Davos - Economic Development Minister Ebrahim Patel believes the World Economic Forum’s Fourth Industrial Revolution theme presents challenges and opportunities for the way in which South Africa approaches long-range economic planning.
It will have to look at the use of technology and innovation to deal with inequality, poverty and joblessness, he says.
While the National Development Plan remains the blueprint for dealing with economic growth, the impact and speed of disruptive technologies will force a rethink of how to implement the NDP.
Patel told Independent Media in Davos that disruptive technology meant, for example, that quality education could be accessed by anyone, if done properly.
“This cannot be done now, but we are told that the Fourth Industrial Revolution moves so fast that it will be cheap (to implement). But we need to redesign our schools and change what we think of what children expect from their education.”
This also requires retraining of teachers who will need to drive the use of technologies in institutions of learning.
“We must show young people there is hope and we must do it through skills and jobs and show there are opportunities in entrepreneurship.”
Patel said the government had begun to encourage the Industrial Development Corporation to see themselves as venture capitalists and to invest in technology.
“Technology is about risk. Some will succeed and some will fail. We need to have flexibility in terms of how we harness it.”
South Africa and other developing nations faced a double challenge: how to deal with the demands of 2016 and how the external environment – and technological advances in particular – was shaping the future, he said.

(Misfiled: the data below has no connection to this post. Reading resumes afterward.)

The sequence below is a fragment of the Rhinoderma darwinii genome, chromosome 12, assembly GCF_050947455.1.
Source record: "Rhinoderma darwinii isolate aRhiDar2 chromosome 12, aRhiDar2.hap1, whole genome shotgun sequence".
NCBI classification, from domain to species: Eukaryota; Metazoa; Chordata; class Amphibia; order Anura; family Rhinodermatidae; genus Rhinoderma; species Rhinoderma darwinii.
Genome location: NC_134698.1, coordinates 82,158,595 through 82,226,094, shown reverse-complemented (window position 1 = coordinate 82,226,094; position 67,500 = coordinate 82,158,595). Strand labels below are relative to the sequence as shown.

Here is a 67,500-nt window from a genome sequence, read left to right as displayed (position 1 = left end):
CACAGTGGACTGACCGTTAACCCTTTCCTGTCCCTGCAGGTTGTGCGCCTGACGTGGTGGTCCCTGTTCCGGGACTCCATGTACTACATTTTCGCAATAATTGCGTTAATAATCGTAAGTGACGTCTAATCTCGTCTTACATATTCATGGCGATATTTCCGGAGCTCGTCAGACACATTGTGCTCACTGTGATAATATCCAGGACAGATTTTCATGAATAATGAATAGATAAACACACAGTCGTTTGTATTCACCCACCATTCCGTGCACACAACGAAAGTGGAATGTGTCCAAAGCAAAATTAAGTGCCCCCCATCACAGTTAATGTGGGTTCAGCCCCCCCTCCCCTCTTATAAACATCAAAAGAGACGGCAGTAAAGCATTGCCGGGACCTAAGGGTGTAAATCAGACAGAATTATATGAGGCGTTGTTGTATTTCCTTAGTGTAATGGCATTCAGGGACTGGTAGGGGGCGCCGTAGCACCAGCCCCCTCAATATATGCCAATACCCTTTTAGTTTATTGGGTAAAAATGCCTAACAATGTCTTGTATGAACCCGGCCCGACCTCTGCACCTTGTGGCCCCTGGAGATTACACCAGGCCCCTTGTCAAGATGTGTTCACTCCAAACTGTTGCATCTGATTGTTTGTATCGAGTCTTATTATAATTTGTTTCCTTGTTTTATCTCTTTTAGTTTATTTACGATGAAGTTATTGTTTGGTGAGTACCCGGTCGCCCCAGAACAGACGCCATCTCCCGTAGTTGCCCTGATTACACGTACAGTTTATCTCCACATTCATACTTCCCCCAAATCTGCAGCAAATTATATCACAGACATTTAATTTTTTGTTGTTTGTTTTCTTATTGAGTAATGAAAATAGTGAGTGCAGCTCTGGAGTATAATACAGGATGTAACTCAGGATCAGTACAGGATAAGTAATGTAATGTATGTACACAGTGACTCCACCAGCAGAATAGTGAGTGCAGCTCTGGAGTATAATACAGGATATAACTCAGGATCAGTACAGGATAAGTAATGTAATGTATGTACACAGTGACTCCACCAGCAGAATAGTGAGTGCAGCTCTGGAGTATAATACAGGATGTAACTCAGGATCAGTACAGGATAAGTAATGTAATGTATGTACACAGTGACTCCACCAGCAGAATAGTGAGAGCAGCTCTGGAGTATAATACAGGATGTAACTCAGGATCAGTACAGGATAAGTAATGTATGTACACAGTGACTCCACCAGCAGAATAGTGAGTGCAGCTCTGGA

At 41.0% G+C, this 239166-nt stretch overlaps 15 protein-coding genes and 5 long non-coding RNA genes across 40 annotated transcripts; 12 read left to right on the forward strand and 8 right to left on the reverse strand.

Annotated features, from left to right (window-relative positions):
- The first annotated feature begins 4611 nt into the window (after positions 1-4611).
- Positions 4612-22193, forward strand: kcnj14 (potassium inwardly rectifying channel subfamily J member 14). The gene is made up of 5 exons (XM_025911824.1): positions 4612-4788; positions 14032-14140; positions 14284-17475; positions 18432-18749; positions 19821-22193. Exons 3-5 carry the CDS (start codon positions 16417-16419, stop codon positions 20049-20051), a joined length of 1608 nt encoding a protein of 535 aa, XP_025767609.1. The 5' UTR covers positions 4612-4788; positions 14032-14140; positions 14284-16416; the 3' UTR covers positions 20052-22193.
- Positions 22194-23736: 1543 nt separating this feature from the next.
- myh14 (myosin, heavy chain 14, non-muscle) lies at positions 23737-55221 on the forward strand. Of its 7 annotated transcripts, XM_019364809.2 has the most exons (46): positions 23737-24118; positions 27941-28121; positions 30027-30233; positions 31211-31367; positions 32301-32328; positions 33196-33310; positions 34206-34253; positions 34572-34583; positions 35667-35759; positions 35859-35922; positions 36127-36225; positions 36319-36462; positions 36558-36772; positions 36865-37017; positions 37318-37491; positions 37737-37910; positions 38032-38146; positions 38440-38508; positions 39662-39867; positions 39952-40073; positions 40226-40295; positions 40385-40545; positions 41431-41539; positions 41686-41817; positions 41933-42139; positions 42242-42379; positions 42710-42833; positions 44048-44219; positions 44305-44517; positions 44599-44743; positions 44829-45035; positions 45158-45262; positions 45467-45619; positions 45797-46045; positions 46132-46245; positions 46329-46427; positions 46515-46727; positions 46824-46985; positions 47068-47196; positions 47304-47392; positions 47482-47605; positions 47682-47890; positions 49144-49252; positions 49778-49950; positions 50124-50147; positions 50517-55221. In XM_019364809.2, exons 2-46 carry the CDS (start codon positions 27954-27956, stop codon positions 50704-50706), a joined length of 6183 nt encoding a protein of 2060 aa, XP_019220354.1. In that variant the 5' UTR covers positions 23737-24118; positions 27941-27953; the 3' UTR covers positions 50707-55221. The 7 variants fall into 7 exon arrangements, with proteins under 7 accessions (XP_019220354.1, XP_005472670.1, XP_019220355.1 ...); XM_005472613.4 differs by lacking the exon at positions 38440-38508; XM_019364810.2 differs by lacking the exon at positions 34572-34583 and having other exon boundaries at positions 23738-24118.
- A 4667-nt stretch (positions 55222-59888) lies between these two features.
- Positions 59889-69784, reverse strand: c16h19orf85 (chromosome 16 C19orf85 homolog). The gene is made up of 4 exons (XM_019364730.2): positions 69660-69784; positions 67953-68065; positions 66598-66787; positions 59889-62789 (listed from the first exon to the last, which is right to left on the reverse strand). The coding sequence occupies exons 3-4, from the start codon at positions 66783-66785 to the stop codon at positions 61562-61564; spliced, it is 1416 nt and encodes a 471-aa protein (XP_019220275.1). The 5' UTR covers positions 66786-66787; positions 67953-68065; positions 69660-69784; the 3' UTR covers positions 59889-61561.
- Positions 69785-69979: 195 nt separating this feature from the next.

Another was getting buy-in from the private sector.
The government had begun the process by calling together businesses and engaging in discussions around opportunities and challenges.
Patel said in order to create an environment where technology can help transform the economy, state-owned enterprises needed to operate better and the government needed to inspire young people.
He said this would require the government to create a platform for a national discourse where these challenges could be addressed.
He urged that we continued to look toward Africa to drive demand for finished goods, given the great demand for our goods.
Patel said technological innovation also redefined the job market and changed the notion of empowerment. It forces, especially black business people, to become industrialists. This was a departure from the traditional approach to black economic empowerment. The key was to up- scale black people’s involvement in the productive sections of the economy.
Overall, South Africa must take a long-term view in terms of inclusive growth as “short-termism” is not an option for business or the government